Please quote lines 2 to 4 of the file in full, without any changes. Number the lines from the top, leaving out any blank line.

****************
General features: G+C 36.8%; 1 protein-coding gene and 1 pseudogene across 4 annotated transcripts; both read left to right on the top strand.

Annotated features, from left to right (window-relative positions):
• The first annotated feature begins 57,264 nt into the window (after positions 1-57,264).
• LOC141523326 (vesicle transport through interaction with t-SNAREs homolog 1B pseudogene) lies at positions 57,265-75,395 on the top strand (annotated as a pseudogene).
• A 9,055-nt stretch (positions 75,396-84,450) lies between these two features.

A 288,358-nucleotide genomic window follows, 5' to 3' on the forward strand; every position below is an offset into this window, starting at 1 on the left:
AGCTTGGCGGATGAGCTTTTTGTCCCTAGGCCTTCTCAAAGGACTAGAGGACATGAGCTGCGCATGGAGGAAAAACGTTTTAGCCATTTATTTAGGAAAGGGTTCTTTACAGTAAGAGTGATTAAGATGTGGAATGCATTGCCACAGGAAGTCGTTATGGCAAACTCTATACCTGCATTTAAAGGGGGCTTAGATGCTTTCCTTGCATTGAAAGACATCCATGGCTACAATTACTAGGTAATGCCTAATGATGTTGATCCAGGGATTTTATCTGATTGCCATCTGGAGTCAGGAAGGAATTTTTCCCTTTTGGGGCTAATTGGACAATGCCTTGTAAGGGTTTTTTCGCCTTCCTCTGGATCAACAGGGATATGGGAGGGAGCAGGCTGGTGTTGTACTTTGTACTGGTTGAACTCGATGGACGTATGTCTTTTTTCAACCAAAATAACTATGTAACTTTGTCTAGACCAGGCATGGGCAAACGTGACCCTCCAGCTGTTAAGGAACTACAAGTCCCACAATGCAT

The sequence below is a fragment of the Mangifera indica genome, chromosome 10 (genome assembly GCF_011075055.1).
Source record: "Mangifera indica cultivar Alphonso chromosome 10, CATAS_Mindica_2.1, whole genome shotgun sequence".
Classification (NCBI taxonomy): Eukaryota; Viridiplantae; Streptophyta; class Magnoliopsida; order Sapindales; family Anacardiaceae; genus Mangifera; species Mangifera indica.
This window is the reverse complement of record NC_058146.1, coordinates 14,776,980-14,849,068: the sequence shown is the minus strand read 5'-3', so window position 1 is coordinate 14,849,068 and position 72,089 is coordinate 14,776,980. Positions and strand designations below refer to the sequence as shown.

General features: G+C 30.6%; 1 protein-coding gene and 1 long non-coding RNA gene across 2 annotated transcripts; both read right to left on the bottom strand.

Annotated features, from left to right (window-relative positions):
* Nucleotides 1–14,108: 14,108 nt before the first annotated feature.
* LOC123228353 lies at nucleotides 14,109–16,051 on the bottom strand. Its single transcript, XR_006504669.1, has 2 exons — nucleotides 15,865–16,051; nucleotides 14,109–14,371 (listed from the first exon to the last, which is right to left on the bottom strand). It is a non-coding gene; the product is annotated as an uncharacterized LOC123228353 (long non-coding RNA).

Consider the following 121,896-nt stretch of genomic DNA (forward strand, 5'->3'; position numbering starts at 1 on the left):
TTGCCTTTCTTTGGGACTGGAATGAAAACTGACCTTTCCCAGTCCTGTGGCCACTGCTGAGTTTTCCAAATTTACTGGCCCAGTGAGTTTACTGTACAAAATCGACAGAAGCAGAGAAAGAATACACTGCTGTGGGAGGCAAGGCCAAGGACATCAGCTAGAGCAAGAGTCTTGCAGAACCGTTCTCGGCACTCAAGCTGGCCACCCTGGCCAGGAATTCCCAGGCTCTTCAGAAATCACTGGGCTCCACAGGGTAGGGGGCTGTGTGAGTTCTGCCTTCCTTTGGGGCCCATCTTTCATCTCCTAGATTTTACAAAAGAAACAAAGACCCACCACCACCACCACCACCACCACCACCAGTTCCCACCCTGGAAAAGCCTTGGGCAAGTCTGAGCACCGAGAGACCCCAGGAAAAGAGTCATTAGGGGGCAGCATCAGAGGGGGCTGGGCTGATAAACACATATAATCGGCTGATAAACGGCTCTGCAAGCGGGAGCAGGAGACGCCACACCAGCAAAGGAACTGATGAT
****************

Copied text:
Annotated features, from left to right (window-relative positions):
• The first annotated feature begins 57,264 nt into the window (after positions 1-57,264).
• LOC141523326 (vesicle transport through interaction with t-SNAREs homolog 1B pseudogene) lies at positions 57,265-75,395 on the top strand (annotated as a pseudogene).